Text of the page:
London once again confirmed itself as a world-leading design capital, both celebrating and promoting itself as the gateway to an international creative community over the course of a week, during the annual London design Festival (LDF).

After an intense two days navigating the city on foot trying to make a dent in the vast selection of installations, pop-ups, tradeshows and design destinations that covered every corner of the capital, here’s a look back at the highlights.


Landmark Projects

LDF identifies Landmark Projects as major installations that appear in some of London’s most prominent and best-loved spaces which involve commissioning the world’s best designers, artists and architects, as well as exciting new talents.’ This felt like a great place to start…


Es Devlin:Please Feed the Lions

Es Devlin, known for her innovative projection-mapped sculptures fusing light, music and tech, introduced a fifth fluorescent red lion to the pride resident at Trafalgar Square. However, this new lion was not silent, it roared poetry, and the words it roared were chosen by the public. Everyone was invited to “feed the lion”, and this lion only ate words.

The installation sat front and centre of Nelson’s Column, which by night was used as a projection surface for the lion’s odes, by day, the perpetual poems were shown on a screen embedded in the lion’s mouth. I liked that this large-scale installation for its intimacy – the human interaction was both private and personal, while the generated output formed a broadcast work of art, shared with the masses.




London Southbank Riverside walkway

DesignJunction tradeshow was housed on London’s South Bank this year, across three sites. One of the attractions was along a small section of the Thames creating a walkway of eye-catching installations that were free for people to explore.

Gateway to Inclusion – This tunnel was created by Lisa White and consisted of a steel and ribbon structure; a tribute to Saint Étienne’s traditional industries. The colourful installation was highly visible along the grey London shoreline and I was really impressed with how the use of such a simple material (ribbon) could be so effective in creating the illusion of a solid structure. The way the lines of ribbon framed the iconic London skyline ensured it was a very popular photoshoot location for members of the public.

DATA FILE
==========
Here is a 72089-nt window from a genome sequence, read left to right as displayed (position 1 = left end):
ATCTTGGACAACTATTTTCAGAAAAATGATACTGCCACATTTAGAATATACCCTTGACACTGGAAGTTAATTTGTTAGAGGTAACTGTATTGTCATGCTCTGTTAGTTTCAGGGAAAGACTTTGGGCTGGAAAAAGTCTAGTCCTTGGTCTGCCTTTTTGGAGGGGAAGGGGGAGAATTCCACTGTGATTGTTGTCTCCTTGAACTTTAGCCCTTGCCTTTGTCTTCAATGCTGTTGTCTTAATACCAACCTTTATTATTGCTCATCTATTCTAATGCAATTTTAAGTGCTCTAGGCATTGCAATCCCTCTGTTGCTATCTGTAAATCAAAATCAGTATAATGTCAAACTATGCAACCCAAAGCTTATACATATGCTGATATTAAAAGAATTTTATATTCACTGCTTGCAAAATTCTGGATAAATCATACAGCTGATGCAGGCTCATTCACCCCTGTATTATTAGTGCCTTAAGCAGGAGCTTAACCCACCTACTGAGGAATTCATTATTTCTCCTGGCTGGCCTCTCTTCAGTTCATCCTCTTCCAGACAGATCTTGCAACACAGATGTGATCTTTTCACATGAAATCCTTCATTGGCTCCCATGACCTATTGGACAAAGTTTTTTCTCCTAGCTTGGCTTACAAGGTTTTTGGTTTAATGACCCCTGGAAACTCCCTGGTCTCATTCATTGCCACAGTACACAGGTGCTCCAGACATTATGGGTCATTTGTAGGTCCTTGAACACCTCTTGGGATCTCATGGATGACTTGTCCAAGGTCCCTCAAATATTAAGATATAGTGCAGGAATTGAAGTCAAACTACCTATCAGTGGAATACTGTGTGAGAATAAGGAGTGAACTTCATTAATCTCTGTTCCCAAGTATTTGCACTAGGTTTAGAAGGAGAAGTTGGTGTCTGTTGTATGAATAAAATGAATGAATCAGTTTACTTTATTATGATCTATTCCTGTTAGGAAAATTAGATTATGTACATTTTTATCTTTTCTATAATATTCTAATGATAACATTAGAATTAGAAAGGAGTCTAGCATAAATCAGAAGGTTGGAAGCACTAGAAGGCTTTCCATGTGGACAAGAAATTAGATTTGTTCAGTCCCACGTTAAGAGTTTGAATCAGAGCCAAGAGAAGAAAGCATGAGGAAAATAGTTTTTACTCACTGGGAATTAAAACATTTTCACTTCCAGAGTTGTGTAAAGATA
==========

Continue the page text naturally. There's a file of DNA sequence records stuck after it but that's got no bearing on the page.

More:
Head above water – A 9metre high wooden head designed to be gender, ethnicity and age neutral, created by designer Steuart Padwick, was a commentary on mental health and sought to use art to get people talking about mental health issues.

What was really nice about this installation was that by night the sculpture lit up and reacted to the public reflecting ‘the mood of the nation’. The work was interactive in that those using twitter could use the hashtag #headabovewaterlondon to describe how they were feeling. Dependent on the words used, the digital lighting then created a constantly changeable colour palette. I think the installation was more effective at night in communicating the mental health message, the light aspect helped convey emotions and created more of a visual link to the message.


Mud Shell – Was a housing prototype for emergency situations developed by architect Stephanie Chaltiel. The dome-shaped structure was made of a light fabric, allowing programmed drones to then spray natural materials over the shelter, turning it into a more permanent, ‘sturdy and durable’ living environment.

This last installation shared similar properties to the first two in that the main material used was very simple and low cost – in this case, mud – however its success relied heavily on the technology and theatre  associated with the drone spraying. Unfortunately in this case the drone spraying technology was not refined enough to be able to create flawless demonstrations and so, disappointingly, lost the attention of the Southbank crowds a little.

My key takeout from these three experiences – sometimes low-tech installations can still create high impact!



London Design Biennale

Hosted at Somerset House, London Design Biennale welcomed the world to the capital city. 40 countries, cities and territories exhibited their engaging and interactive design installations in response to the theme Emotional States. With a diverse collection of participants from across 6 continents I was expecting a spectrum of outputs and I was not disappointed, here are my favorite five responses!

Australia – Full Spectrum